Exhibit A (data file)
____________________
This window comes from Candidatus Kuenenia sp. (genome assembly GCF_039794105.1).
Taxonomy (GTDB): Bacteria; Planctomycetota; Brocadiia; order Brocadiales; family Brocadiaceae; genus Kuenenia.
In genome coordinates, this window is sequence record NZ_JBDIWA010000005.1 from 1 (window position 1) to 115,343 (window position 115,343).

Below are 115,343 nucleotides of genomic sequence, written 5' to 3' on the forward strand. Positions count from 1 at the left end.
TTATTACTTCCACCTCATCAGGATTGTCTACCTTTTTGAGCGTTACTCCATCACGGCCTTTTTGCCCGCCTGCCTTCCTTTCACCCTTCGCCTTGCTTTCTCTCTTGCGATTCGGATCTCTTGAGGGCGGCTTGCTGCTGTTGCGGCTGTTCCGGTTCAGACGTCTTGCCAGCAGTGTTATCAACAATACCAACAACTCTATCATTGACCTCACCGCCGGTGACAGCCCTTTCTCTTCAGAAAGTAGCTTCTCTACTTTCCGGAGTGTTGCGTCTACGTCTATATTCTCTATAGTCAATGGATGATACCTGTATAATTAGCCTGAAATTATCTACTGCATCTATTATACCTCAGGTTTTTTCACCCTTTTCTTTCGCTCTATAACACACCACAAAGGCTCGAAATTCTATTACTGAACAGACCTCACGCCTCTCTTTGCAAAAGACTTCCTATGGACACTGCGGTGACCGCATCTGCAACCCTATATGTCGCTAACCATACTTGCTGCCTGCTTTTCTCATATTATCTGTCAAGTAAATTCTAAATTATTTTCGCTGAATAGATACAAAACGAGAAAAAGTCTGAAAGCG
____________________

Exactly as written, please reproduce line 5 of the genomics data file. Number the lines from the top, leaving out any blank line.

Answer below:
TTATTACTTCCACCTCATCAGGATTGTCTACCTTTTTGAGCGTTACTCCATCACGGCCTTTTTGCCCGCCTGCCTTCCTTTCACCCTTCGCCTTGCTTTCTCTCTTGCGATTCGGATCTCTTGAGGGCGGCTTGCTGCTGTTGCGGCTGTTCCGGTTCAGACGTCTTGCCAGCAGTGTTATCAACAATACCAACAACTCTATCATTGACCTCACCGCCGGTGACAGCCCTTTCTCTTCAGAAAGTAGCTTCTCTACTTTCCGGAGTGTTGCGTCTACGTCTATATTCTCTATAGTCAATGGATGATACCTGTATAATTAGCCTGAAATTATCTACTGCATCTATTATACCTCAGGTTTTTTCACCCTTTTCTTTCGCTCTATAACACACCACAAAGGCTCGAAATTCTATTACTGAACAGACCTCACGCCTCTCTTTGCAAAAGACTTCCTATGGACACTGCGGTGACCGCATCTGCAACCCTATATGTCGCTAACCATACTTGCTGCCTGCTTTTCTCATATTATCTGTCAAGTAAATTCTAAATTATTTTCGCTGAATAGATACAAAACGAGAAAAAGTCTGAAAGCG